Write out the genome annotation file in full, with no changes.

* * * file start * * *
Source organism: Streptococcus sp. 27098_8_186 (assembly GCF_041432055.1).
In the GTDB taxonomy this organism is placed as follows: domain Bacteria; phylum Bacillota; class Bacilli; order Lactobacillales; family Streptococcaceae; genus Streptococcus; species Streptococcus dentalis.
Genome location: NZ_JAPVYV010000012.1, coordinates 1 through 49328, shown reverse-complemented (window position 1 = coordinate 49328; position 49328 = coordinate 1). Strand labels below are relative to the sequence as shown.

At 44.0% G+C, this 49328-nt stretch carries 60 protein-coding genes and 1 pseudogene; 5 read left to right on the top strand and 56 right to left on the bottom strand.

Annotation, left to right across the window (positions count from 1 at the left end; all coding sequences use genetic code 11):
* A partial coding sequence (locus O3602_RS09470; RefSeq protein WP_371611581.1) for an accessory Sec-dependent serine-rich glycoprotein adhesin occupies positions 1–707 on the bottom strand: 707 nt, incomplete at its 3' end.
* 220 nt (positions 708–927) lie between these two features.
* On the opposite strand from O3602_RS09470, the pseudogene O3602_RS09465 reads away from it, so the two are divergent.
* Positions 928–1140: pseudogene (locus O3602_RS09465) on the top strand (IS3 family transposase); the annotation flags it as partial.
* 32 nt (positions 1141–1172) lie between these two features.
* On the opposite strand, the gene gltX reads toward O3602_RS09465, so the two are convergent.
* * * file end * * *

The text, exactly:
Source organism: Streptococcus sp. 27098_8_186 (assembly GCF_041432055.1).
In the GTDB taxonomy this organism is placed as follows: domain Bacteria; phylum Bacillota; class Bacilli; order Lactobacillales; family Streptococcaceae; genus Streptococcus; species Streptococcus dentalis.
Genome location: NZ_JAPVYV010000012.1, coordinates 1 through 49328, shown reverse-complemented (window position 1 = coordinate 49328; position 49328 = coordinate 1). Strand labels below are relative to the sequence as shown.

At 44.0% G+C, this 49328-nt stretch carries 60 protein-coding genes and 1 pseudogene; 5 read left to right on the top strand and 56 right to left on the bottom strand.

Annotation, left to right across the window (positions count from 1 at the left end; all coding sequences use genetic code 11):
* A partial coding sequence (locus O3602_RS09470; RefSeq protein WP_371611581.1) for an accessory Sec-dependent serine-rich glycoprotein adhesin occupies positions 1–707 on the bottom strand: 707 nt, incomplete at its 3' end.
* 220 nt (positions 708–927) lie between these two features.
* On the opposite strand from O3602_RS09470, the pseudogene O3602_RS09465 reads away from it, so the two are divergent.
* Positions 928–1140: pseudogene (locus O3602_RS09465) on the top strand (IS3 family transposase); the annotation flags it as partial.
* 32 nt (positions 1141–1172) lie between these two features.
* On the opposite strand, the gene gltX reads toward O3602_RS09465, so the two are convergent.